Letter to the editor: Veterans Parade open to all who served
For the first time, Oklahoma Muslims will have a float in the Veterans Day Parade in downtown Tulsa on Nov. 11, and not all parade participants are happy about it.
“It’s something we have been wanting to do for years,” said Adam Soltani, executive director of the Oklahoma Chapter of the Council on American-Islamic Relations, based in Oklahoma City.
Soltani said the float is sponsored by CAIR-Oklahoma but will “represent the Oklahoma Muslim community, which is a very diverse community of people from all walks of life, immigrants, indigenous people.”
“We support all veterans, and we support our country, so I don’t see why anyone should have any concerns about CAIR being involved,” he said.
“We are an American Muslim organization, and American Muslims support their government, support their country and definitely support our troops who are working to defend our constitutional rights and our freedoms,” he continued.
Soltani said many U.S. Muslims have served in the armed forces and that two veterans are on the CAIR-Oklahoma board.
Larry Williamson, a member of the Tulsa 912 Project, a conservative organization, said it is “atrocious” to ask veterans to “march alongside people who represent our enemies in a current war.”
“I believe all American entrants who the parade is intended to honor should be made aware as soon as possible that they are being asked to share their honor with the Muslim Brotherhood, sworn enemy of the United States and our ally Israel and an enemy in our current war on the Islamic jihad in which American soldiers are fighting and dying,” he said in a letter to the Tulsa World.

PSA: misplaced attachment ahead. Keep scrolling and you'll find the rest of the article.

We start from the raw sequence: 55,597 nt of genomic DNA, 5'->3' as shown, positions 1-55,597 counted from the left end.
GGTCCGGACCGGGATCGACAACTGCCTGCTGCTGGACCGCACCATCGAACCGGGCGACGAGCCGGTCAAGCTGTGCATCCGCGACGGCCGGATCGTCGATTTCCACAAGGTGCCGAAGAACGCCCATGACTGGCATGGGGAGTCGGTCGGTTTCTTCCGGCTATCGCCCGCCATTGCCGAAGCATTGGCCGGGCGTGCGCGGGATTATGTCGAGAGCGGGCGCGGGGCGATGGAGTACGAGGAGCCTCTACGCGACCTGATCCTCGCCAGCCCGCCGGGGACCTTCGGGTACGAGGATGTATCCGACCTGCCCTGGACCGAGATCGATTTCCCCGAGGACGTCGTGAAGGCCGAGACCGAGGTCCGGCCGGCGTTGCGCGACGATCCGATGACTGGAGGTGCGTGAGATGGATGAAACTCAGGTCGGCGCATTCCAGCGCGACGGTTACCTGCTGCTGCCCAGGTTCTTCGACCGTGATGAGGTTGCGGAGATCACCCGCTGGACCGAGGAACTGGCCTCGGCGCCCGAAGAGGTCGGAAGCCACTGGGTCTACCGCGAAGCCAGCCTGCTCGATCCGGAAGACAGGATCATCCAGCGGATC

Williamson said he has been told that his Tulsa 912 Project float is scheduled to be in line next to the CAIR float in the parade.
“I’m not a spokesman for Tulsa 912, but I won’t march alongside the Muslim Brotherhood,” he said.
Asked why he uses the term Muslim Brotherhood instead of CAIR, Williamson said the FBI has identified CAIR as an arm of the Muslim Brotherhood in America. CAIR has consistently stated that it has no connections with any terrorist groups.
Patsy Varnell, vice president of the Tulsa Veterans Day Parade Association, confirmed that CAIR-Oklahoma’s application to be in the parade has been accepted.
“The parade is nonreligious,” she said.
“We feel that we are exercising the rights established by the Constitution of freedom of speech, and this group has the right to participate. We do not want any problems, but we have to be fair to everybody,” Varnell said.
Ronda Vuillemont-Smith, president and founder of the Tulsa 912 Project, said the group is not asking that CAIR be removed from the parade but that parade organizers “be honest and open and let people know that they are in.”
“My concern is that the parade committee was trying to keep this information out of the public eye,” she said.